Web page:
Malignant fibrous histiocytoma (MFH), a type of sarcoma, is a malignant neoplasm of uncertain origin that arises both in soft tissue and bone. It can arise from any part of the body, clinically presenting as swelling, mass, pain, pathological fracture and occasional systemic features and is characterized by high local recurrence and significant metastasis.
HOW IS MALIGNANT FIBROUS HISTIOCYTOMA DIAGNOSED?
Plain radiographs will demonstrate a soft tissue mass and if arising from bone, then an aggressive destructive bony lesion. a CT scan of the chest is routinely obtained to determine the presence or absence of metastatic disease. MRI is the modality of choice for assessing soft tissue sarcomas, as it is best able to locally stage the tumour. Cells and tissues are removed during a biopsy so they can be viewed under a microscope by a pathologist to check for signs of cancer.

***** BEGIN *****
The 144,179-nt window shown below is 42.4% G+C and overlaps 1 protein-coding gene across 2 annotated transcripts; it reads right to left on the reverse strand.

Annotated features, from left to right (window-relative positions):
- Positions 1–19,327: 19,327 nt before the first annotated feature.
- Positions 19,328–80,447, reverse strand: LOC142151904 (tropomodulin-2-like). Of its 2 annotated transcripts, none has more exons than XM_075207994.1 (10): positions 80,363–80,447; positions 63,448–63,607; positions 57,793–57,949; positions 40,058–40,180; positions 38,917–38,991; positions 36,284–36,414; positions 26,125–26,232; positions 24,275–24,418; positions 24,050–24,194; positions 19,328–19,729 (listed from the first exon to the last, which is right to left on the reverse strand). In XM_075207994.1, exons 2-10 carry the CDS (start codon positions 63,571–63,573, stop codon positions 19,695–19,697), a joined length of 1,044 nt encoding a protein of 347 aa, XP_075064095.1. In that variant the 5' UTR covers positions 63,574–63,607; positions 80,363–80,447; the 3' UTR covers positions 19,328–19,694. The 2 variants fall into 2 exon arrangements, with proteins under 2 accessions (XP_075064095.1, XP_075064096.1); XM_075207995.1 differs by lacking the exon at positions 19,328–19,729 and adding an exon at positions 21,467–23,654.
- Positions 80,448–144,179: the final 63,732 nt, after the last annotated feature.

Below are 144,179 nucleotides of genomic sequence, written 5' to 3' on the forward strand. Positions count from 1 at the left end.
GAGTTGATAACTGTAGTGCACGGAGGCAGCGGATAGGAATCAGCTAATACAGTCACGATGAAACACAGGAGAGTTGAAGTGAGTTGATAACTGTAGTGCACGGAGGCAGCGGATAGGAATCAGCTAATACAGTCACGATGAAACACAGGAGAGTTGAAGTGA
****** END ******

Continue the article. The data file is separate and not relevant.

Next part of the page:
HOW IS MALIGNANT FIBROUS HISTIOCYTOMA TREATED?
There are different types of treatment for patients with osteosarcoma or malignant fibrous histiocytoma (MFH) of bone. Children with osteosarcoma and MFH should have their treatment planned by a team of health care providers who are experts in treating cancer in children. Four types of standard treatment are used:
• Radiation therapy
• Targeted therapy
DID YOU KNOW?
Recovery from Malignant Fibrous Histiocytoma depends on the primary tumor grade, size and respectability.